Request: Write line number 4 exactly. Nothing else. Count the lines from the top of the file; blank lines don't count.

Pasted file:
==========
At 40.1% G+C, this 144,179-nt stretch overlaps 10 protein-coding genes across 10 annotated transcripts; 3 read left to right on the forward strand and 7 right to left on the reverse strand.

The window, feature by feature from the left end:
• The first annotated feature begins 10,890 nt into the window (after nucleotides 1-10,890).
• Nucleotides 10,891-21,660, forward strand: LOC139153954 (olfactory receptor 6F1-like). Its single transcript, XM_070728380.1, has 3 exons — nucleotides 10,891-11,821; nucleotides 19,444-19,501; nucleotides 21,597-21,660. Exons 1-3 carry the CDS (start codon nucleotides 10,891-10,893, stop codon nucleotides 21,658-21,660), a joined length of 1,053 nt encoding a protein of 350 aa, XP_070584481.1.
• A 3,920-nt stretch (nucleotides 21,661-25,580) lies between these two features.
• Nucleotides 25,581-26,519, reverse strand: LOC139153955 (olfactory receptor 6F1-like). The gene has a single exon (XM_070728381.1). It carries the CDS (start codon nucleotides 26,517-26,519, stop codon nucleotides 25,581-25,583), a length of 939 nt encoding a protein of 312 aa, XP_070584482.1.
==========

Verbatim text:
• Nucleotides 10,891-21,660, forward strand: LOC139153954 (olfactory receptor 6F1-like). Its single transcript, XM_070728380.1, has 3 exons — nucleotides 10,891-11,821; nucleotides 19,444-19,501; nucleotides 21,597-21,660. Exons 1-3 carry the CDS (start codon nucleotides 10,891-10,893, stop codon nucleotides 21,658-21,660), a joined length of 1,053 nt encoding a protein of 350 aa, XP_070584481.1.